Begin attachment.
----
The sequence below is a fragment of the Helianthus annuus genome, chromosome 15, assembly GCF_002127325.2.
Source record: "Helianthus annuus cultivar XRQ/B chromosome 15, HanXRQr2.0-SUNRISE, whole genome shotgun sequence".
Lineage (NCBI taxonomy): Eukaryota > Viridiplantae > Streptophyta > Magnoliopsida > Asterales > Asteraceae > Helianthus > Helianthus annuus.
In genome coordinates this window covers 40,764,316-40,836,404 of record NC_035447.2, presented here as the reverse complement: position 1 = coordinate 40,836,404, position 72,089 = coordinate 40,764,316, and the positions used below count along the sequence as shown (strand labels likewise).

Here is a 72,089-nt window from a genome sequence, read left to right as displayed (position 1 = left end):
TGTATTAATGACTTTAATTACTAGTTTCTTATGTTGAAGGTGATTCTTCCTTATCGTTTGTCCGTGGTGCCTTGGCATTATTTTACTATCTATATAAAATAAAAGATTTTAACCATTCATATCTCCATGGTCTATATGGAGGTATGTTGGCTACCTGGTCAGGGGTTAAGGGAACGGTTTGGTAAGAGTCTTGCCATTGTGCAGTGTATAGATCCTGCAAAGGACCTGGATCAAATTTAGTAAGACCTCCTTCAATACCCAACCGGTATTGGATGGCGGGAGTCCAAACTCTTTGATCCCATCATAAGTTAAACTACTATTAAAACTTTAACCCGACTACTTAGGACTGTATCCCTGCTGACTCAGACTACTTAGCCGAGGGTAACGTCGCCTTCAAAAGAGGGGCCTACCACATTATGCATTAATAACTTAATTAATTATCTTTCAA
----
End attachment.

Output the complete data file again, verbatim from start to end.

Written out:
The sequence below is a fragment of the Helianthus annuus genome, chromosome 15, assembly GCF_002127325.2.
Source record: "Helianthus annuus cultivar XRQ/B chromosome 15, HanXRQr2.0-SUNRISE, whole genome shotgun sequence".
Lineage (NCBI taxonomy): Eukaryota > Viridiplantae > Streptophyta > Magnoliopsida > Asterales > Asteraceae > Helianthus > Helianthus annuus.
In genome coordinates this window covers 40,764,316-40,836,404 of record NC_035447.2, presented here as the reverse complement: position 1 = coordinate 40,836,404, position 72,089 = coordinate 40,764,316, and the positions used below count along the sequence as shown (strand labels likewise).

Here is a 72,089-nt window from a genome sequence, read left to right as displayed (position 1 = left end):
TGTATTAATGACTTTAATTACTAGTTTCTTATGTTGAAGGTGATTCTTCCTTATCGTTTGTCCGTGGTGCCTTGGCATTATTTTACTATCTATATAAAATAAAAGATTTTAACCATTCATATCTCCATGGTCTATATGGAGGTATGTTGGCTACCTGGTCAGGGGTTAAGGGAACGGTTTGGTAAGAGTCTTGCCATTGTGCAGTGTATAGATCCTGCAAAGGACCTGGATCAAATTTAGTAAGACCTCCTTCAATACCCAACCGGTATTGGATGGCGGGAGTCCAAACTCTTTGATCCCATCATAAGTTAAACTACTATTAAAACTTTAACCCGACTACTTAGGACTGTATCCCTGCTGACTCAGACTACTTAGCCGAGGGTAACGTCGCCTTCAAAAGAGGGGCCTACCACATTATGCATTAATAACTTAATTAATTATCTTTCAA